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Newsroom Digest

This edition of NewsRoom_Digest features 5 resourceful links of the day and the politics pulse from Friday 18th December. It is best viewed on a desktop screen.


Noteworthy stories in the current news cycle include news that Ngai Tahu Property has joined forces with the NZ Super Fund and New Ground Capital to invest in a $130 million housing project in Auckland, the animal welfare lobby group SAFE is calling for a new separate organisation to take overall responsibility for animal welfare and a study published by The New Zealand Medical Journal argues that some dependent drinkers would not be able to afford to maintain their drinking habits if there was a minimum price for alcohol.


Media releases issued from Parliament by political parties today included:

Government: NZ calls for international action on fishing subsidies; Takahē release shows success of Recovery Programme; High Commissioner to Singapore announced; New Health Research Council chair appointed; Te Aupōuri Ministerial Inquiry completed; Deed of Settlement signed with Ngatikahu ki Whangaroa; Nearly 100 significant school property projects progress over holidays; Water safety campaign launched; Upgraded Hooker Valley track opens

Labour: Blurred lines cited in dodgy roadshow review; Troubled fishing parks sink without trace; Salary curb call after bumper CEO pay hike

New Zealand First: Wellington Rail Decision “Another Serco” In The Making


DEED SETTLEMENT: The Crown has signed a Deed of Settlement with Ngatikahu ki Whangaroa settling the iwi’s historical Treaty of Waitangi claims. A copy of the Deed of Settlement is available at http://www.govt.nz/treaty-settlement-documents/ngatikahu-ki-whangaroa

STAFFING IN PUBLIC HOSPITALS: “There’s a good argument for specifying minimum staffing levels in public hospital departments and services, even – or perhaps, especially – during times of financial constraint,” says Ian Powell, Executive Director of the Association of Salaried Medical Specialists (ASMS). Click here for more in the latest copy of the ASMS magazine, The Specialist: http://www.asms.org.nz/wp-content/uploads/2015/12/10921-The-Specialist_Dec15_WEB.pdf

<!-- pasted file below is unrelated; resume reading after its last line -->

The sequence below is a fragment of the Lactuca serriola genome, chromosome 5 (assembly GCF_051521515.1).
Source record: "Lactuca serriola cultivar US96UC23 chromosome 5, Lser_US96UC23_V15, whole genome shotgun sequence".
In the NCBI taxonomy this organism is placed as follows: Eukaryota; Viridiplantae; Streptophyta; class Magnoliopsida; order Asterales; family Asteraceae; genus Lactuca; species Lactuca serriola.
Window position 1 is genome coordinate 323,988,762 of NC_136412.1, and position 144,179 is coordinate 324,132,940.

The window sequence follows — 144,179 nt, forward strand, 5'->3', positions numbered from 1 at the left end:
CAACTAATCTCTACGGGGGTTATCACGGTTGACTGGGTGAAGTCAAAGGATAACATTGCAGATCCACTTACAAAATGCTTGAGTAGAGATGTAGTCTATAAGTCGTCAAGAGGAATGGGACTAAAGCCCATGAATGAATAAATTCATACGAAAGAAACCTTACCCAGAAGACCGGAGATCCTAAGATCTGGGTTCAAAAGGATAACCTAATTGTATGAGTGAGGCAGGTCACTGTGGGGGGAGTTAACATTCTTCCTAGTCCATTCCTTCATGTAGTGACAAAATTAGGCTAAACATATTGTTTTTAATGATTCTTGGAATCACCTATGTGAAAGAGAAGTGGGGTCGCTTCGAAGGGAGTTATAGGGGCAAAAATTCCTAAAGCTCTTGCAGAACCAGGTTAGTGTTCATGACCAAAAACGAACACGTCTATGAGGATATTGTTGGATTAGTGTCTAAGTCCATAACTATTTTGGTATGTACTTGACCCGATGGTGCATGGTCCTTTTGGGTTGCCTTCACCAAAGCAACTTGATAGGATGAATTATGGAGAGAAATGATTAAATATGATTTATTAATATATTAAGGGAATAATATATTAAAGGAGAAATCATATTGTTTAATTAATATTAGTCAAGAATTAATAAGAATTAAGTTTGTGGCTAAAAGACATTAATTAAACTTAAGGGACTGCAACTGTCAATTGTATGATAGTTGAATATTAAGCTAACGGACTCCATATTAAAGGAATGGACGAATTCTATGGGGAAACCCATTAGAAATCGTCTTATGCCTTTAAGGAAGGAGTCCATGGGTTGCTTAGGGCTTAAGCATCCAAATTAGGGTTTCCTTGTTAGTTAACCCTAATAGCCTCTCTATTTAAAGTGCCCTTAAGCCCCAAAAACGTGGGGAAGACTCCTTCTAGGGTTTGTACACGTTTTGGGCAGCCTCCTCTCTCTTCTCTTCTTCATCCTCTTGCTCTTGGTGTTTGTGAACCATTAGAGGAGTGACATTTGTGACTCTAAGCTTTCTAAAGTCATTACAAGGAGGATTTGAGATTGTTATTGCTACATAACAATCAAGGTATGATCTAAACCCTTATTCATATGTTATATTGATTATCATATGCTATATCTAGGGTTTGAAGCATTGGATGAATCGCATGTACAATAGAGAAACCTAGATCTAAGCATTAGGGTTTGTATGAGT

SURGICAL TEAM SURVEY: As part of the evaluation of the Health Quality & Safety Commission’s Safe Surgery NZ programme, a baseline national survey of district health board (DHB) surgical staff has been undertaken. For more information see http://www.hqsc.govt.nz/our-programmes/health-quality-evaluation/projects/quality-and-safety-markers/qsms-april-june-2015/

WORLD BANK REPORT: East Asia and Pacific is aging faster – and on a larger scale – than any other region in history, which could lead to a steep drop in the size of its workforce and sharp increases in public spending on pensions, health care and long-term care in the coming decades, according to a new World Bank report. Click here for the report: https://openknowledge.worldbank.org/bitstream/handle/10986/23133/9781464804694.pdf

WATERWAY CONTAMINATION: New research shows wildfowl, such as ducks and Canadian geese, are the biggest contributors to faecal contamination in Christchurch’s waterways, and that following rainfall human and dog faeces can also be present. The reports are available here: http://www.waterquality.org.nz

And that’s our sampling of “news you can use” for Friday 18th December.

Brought to EveningReport by Newsroom Digest.




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